A community of practice model, where the expectations of novices may not meet or align with that of the community, but those novices are supported with their engagement of appropriate scholarship is more positive, and perhaps effective, than teaching the negative “plagiarism as theft” model.


Suzanne Vetter-M’caw spoke on ‘Testing Nativeness’ There are a number of controversial issues at work here and the phrase ‘native’ is often hotly debated in language teaching and testing circles.

One idea coming out here was whether or not nativeness needs a new descriptor in the CFER model, C3 or D1 perhaps.

Again it was underlined that ‘native’ speakers (who or whatever they may be) do not speak grammatically perfectly, nor can they comfortably and without hesitation speak about specialized fields and subjects with which they are not familiar.

All highly proficient speakers can: rapidly adapt and adopt new terminology when glossed; use a variety or appropriate repair strategies to enhance communication; can comfortably and fluently speak about a wide range of topics… etc.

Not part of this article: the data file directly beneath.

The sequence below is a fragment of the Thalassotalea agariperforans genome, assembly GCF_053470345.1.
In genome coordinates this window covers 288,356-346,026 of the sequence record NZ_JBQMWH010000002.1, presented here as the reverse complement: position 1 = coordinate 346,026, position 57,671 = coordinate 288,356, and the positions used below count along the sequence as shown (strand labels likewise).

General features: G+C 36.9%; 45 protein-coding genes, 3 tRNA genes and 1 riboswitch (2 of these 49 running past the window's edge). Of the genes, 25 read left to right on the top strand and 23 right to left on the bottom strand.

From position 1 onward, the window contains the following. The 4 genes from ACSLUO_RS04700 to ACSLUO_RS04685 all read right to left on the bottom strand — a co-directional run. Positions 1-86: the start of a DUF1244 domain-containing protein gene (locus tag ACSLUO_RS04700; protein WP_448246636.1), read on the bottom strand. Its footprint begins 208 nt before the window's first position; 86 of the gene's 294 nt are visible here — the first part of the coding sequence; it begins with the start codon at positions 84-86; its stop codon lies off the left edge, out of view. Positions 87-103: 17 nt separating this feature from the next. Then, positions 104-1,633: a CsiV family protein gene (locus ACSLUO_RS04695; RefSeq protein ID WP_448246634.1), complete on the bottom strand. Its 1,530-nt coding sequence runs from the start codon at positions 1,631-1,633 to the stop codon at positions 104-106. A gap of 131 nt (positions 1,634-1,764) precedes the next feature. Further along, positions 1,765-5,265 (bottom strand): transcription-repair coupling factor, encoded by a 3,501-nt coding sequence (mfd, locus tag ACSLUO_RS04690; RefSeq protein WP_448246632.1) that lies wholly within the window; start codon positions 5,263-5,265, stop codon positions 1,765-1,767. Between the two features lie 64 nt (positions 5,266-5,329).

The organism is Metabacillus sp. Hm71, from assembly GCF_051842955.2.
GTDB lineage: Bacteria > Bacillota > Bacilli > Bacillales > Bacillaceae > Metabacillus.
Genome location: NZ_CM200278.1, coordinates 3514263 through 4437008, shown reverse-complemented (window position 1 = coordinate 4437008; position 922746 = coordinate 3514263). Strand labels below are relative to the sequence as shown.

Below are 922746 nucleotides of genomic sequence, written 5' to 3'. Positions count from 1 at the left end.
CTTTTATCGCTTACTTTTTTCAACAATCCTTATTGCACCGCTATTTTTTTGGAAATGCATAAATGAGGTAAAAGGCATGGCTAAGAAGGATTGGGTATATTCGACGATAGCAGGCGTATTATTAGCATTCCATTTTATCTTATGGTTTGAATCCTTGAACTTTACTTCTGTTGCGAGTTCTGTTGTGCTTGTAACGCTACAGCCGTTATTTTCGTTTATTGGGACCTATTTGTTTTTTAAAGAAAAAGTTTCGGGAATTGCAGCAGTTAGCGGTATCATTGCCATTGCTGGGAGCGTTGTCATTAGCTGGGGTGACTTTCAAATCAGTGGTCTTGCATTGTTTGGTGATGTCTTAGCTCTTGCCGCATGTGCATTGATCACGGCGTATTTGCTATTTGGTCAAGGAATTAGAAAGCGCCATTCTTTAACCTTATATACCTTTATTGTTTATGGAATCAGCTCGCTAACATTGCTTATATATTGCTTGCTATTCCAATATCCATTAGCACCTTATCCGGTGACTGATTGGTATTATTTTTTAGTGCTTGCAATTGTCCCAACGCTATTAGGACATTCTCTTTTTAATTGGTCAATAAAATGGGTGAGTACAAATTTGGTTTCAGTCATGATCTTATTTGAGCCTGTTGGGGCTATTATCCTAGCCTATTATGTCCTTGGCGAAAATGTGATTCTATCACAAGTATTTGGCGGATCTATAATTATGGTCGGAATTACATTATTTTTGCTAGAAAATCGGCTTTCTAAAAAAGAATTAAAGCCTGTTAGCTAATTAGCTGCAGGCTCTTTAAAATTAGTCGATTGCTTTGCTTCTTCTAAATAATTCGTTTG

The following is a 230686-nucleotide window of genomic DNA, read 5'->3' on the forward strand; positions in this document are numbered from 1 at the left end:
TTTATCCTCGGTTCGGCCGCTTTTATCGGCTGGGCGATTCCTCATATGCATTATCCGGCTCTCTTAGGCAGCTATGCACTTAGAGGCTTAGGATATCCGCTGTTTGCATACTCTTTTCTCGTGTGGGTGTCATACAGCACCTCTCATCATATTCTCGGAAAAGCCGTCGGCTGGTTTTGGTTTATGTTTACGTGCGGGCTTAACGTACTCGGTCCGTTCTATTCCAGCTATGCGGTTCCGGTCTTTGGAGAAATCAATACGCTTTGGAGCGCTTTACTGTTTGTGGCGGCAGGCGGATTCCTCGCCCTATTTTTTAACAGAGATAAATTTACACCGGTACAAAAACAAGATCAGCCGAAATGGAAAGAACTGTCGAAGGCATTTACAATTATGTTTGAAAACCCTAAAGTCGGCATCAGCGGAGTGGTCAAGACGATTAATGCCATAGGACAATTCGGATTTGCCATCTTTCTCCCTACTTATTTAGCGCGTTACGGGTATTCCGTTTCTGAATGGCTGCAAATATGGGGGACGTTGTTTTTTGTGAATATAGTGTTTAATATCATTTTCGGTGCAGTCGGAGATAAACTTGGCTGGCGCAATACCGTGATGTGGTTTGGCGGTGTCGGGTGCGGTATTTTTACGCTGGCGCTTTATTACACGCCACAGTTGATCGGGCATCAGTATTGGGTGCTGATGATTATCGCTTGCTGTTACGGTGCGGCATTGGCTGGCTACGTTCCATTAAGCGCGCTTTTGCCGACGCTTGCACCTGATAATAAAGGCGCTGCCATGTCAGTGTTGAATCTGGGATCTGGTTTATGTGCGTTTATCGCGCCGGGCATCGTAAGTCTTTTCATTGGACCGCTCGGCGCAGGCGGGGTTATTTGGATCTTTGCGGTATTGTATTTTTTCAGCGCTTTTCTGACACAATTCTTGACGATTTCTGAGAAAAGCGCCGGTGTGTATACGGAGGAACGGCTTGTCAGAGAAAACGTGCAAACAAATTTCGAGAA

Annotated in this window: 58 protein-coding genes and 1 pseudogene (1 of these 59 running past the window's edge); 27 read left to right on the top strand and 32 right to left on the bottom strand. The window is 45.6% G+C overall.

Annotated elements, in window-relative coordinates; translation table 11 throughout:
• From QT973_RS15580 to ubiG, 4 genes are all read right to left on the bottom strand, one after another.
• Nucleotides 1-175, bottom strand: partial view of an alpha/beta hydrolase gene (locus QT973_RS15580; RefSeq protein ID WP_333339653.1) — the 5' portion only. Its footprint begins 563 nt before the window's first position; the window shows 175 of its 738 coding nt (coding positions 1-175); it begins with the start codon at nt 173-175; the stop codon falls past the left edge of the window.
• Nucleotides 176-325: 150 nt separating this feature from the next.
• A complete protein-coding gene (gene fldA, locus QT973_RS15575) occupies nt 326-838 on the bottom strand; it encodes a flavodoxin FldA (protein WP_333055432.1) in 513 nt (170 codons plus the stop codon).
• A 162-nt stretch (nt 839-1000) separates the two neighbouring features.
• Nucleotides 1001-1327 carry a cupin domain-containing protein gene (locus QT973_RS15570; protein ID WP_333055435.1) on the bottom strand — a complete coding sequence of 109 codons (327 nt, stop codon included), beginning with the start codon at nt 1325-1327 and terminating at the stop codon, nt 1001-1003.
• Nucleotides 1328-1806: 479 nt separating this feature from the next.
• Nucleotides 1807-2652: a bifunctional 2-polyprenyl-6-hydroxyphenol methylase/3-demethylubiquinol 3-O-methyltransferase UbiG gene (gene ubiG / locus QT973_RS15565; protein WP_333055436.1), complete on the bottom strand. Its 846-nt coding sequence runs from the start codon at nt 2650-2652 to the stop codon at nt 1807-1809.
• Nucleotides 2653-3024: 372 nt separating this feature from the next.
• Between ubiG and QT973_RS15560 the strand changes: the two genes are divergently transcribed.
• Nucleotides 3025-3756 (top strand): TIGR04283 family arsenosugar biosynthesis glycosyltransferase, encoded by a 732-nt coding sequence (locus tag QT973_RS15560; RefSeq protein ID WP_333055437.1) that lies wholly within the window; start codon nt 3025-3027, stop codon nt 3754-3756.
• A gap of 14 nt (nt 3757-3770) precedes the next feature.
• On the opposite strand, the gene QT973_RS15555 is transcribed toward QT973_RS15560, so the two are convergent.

Moving further back into the morning I now have a number of talks supported by the British Council.


Paul Woods’s talk on tele-presence in Uruguayan schools reported on the progress of a fascinating project, the massive remote learning model via video link supported by Uruguay. While not directly connected to our context at Winchester there were two things that apply wholly.

You can learn with other learners, co-constructing knowledge is just as effective (in some cases perhaps more) as engaging with an expert.

Evaluate what you are doing, stage by stage. Regular reflection of this sort allows you to refocus your learning.


Adam Knightly, (British Council); Hilary Nesi and Sheena Gardner (Coventry University) spoke about their survey of academic writing, across levels, disciplines and institutions.

They found 13 broad genres and 5 main reasons for writing.

When researching engagement they found it necessary to ‘meet students where they are’.

There is frequently a gap, both temporal and cognitive between the materials used to teach academic writing and the most current cutting edge ideas.